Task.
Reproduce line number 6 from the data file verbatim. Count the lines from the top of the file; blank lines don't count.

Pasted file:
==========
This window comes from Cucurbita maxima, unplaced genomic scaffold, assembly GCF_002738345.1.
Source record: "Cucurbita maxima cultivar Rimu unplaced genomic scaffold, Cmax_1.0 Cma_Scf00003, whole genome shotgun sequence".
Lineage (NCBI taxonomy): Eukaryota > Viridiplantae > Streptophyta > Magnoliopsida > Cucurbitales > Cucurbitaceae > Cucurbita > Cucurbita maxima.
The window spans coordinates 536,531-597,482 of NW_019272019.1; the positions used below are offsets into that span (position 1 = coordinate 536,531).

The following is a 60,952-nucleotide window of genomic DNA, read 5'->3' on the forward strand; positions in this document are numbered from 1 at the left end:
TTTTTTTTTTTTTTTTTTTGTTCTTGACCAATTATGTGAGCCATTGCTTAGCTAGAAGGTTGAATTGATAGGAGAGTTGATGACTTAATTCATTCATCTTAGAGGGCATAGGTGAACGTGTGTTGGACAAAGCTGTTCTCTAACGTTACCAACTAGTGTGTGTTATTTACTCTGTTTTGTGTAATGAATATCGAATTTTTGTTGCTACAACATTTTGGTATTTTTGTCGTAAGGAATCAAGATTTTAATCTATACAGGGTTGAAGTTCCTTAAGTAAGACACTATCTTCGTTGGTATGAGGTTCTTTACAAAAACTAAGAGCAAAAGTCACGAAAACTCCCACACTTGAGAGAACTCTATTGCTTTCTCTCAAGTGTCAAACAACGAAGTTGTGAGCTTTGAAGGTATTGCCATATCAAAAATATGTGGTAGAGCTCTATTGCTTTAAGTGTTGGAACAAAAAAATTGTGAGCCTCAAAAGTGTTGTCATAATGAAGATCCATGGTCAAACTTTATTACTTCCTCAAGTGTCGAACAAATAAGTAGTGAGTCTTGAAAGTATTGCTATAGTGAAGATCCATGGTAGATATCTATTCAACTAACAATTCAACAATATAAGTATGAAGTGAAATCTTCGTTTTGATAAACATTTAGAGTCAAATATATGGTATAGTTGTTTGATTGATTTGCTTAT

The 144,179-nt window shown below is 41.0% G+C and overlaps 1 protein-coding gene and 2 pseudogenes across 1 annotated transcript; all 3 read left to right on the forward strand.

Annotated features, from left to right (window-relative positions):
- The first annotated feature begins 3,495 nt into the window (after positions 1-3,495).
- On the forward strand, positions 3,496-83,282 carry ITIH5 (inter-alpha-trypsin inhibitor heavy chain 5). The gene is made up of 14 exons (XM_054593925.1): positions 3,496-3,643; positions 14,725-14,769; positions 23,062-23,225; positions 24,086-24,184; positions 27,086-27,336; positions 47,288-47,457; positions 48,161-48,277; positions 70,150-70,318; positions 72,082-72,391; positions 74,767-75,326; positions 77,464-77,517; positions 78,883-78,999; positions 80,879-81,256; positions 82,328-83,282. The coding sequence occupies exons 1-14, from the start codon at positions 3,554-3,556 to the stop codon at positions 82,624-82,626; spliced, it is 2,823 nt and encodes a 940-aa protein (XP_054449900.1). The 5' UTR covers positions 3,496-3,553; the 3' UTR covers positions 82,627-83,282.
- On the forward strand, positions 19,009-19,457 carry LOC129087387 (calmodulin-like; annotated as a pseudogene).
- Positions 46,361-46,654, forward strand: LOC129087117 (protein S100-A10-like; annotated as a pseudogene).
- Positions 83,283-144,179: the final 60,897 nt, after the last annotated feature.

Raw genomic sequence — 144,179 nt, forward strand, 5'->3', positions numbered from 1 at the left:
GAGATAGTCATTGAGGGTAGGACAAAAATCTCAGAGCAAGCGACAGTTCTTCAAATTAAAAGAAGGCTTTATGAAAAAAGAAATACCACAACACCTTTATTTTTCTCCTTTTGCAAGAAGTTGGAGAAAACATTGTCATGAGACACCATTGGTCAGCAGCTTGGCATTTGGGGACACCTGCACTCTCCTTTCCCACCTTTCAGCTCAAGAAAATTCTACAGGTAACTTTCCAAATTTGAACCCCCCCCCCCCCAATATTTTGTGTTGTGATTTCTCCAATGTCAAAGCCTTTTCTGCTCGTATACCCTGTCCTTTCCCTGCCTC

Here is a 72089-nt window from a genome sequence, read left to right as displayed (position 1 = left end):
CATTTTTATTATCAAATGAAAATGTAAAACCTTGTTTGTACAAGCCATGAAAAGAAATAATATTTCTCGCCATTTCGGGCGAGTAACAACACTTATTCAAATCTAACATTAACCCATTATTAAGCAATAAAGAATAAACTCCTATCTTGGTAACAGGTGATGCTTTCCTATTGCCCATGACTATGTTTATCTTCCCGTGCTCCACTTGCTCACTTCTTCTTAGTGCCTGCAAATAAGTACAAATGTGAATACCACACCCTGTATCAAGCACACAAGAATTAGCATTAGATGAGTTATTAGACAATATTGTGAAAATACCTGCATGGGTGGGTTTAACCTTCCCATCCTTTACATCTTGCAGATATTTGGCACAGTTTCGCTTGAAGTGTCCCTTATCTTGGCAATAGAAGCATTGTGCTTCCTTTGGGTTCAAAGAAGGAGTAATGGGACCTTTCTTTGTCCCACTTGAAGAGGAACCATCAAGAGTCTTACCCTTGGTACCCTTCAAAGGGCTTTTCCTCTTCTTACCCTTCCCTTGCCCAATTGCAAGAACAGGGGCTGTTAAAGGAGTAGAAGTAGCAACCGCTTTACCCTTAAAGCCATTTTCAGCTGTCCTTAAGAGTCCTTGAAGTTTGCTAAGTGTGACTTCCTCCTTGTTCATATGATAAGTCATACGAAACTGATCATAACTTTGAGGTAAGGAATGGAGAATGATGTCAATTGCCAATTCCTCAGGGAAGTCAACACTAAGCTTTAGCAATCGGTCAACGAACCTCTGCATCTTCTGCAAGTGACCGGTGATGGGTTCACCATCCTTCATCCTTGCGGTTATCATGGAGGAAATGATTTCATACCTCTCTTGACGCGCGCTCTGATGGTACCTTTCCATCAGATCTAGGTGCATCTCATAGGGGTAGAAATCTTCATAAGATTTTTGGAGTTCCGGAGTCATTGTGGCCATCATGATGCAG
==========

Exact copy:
TTTTTTTTTTTTTTTTTTTGTTCTTGACCAATTATGTGAGCCATTGCTTAGCTAGAAGGTTGAATTGATAGGAGAGTTGATGACTTAATTCATTCATCTTAGAGGGCATAGGTGAACGTGTGTTGGACAAAGCTGTTCTCTAACGTTACCAACTAGTGTGTGTTATTTACTCTGTTTTGTGTAATGAATATCGAATTTTTGTTGCTACAACATTTTGGTATTTTTGTCGTAAGGAATCAAGATTTTAATCTATACAGGGTTGAAGTTCCTTAAGTAAGACACTATCTTCGTTGGTATGAGGTTCTTTACAAAAACTAAGAGCAAAAGTCACGAAAACTCCCACACTTGAGAGAACTCTATTGCTTTCTCTCAAGTGTCAAACAACGAAGTTGTGAGCTTTGAAGGTATTGCCATATCAAAAATATGTGGTAGAGCTCTATTGCTTTAAGTGTTGGAACAAAAAAATTGTGAGCCTCAAAAGTGTTGTCATAATGAAGATCCATGGTCAAACTTTATTACTTCCTCAAGTGTCGAACAAATAAGTAGTGAGTCTTGAAAGTATTGCTATAGTGAAGATCCATGGTAGATATCTATTCAACTAACAATTCAACAATATAAGTATGAAGTGAAATCTTCGTTTTGATAAACATTTAGAGTCAAATATATGGTATAGTTGTTTGATTGATTTGCTTAT